January 22, 2023
Quote of the Week
"We're not Republicans or Democrats when we're cheering for the Astros."

- State Senator John Whitmire (D-Houston). The Legislature honored the Houston Astros owner, coaches, and players for winning the most recent World Series.
Governor Abbott and Lt. Governor Patrick Sworn-In
Hundreds of spectators were welcomed to the sunny north lawn of the Texas Capitol by the fanfare of marching bands playing “Texas, our Texas.” Republicans Gov. Greg Abbott and Lt. Gov. Dan Patrick were both sworn-in to their third terms, since being first elected in 2014. Lawmakers and their families sat on stage under a Texas flag as attendees cheered, took videos, and fanned themselves in the 80-degree weather.

In his inaugural address, Abbott declared Texas “America’s undisputed economic leader”— focusing on property tax relief, border security, school safety, “parental rights” in schools, public safety, and improving the stability of the Texas power grid. Abbott is on track to becoming Texas’ second-longest serving governor, behind Rick Perry, who served more than 14 years.

Abbott also begins his third term as a potential candidate for the White House in 2024, something his aides say he will consider after the legislative session concludes in May. Asked if he was ruling out a 2024 Presidential campaign, Abbott replied: "I think a more accurate way to say it is it’s not something I’m ruling in right now. I’m focused on Texas, period."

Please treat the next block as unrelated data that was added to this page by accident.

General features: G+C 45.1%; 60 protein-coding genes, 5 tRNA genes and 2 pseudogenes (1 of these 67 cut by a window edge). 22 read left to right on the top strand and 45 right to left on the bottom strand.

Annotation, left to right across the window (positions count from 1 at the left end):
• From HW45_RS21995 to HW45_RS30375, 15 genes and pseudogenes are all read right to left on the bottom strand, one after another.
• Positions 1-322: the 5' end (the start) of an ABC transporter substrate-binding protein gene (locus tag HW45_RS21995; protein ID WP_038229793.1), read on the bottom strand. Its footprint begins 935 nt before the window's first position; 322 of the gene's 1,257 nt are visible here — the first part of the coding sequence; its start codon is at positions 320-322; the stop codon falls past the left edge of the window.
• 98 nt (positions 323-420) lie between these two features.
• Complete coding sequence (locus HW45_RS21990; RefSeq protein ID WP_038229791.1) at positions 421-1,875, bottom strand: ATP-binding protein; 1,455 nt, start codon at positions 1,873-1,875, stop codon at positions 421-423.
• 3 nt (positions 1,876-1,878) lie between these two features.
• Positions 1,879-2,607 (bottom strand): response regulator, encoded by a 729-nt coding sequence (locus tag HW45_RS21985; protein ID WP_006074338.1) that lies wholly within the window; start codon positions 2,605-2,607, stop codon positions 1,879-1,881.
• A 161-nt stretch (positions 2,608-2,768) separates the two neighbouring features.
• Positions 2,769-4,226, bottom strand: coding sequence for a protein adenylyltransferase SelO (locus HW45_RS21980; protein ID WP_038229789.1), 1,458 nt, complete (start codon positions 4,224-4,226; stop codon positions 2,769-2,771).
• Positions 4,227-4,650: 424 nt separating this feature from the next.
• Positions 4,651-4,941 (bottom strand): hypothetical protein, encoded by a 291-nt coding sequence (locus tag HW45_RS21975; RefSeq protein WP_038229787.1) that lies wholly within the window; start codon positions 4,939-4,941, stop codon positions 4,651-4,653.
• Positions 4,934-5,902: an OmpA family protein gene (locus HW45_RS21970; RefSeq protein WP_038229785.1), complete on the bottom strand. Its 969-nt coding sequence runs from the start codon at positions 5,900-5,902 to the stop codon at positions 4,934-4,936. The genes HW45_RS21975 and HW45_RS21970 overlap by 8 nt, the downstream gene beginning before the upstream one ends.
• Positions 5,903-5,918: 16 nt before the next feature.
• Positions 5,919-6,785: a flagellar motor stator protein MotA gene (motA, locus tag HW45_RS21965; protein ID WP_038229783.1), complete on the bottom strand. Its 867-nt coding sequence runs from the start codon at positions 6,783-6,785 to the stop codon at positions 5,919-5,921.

Property tax relief, border security, state employee raises are top priorities in Texas House, Senate budget proposals
The Texas House and Senate are closely aligned on how to spend a $288.7 billion budget over the next two years. The budget is comprised of $93.7 billion in federal funds, $130.1 billion in state general revenue funds, and $64.9 billion in other funds.

The trickier battle will be how to spend the record $32.7 billion budget surplus from the previous two years. Some lawmakers want to spend more on one-time investments (water infrastructure, broadband, power grid), while others want to spend more on recurring obligations (property tax relief, state employee raises).

Complicating matters is the Texas Constitution’s limit on budget increases or “spending cap,” which has been set at 12.3% higher than the previous budget.
The proposed budgets set aside $15 billion for property tax relief, $4.6 billion in border security, and give state employees 5% raises in both 2023 and 2024.

Both the House and Senate budget bills leave tens of billions of dollars unallocated and do not touch the state’s rainy day fund. The spending proposals will go through many changes before the end of the 140-day legislative session.

Friday, January 27, 2023
Board of Directors Meeting - 10 am

Tuesday, March 7, 2023
Legislative Day Reception - 5:30 pm
The Austin Club
Wednesday, March 8, 2023
Legislative Day
Capitol Building
Friday, April 21, 2023
Board of Directors Meeting - 10 am
Sunday, June 11 - Tuesday, June 13, 2023
Friday, September 15, 2023
 Board of Directors Meeting - 9 am
Georgetown Sheraton
Friday, November 10, 2023
 Board of Directors Meeting - 10 am
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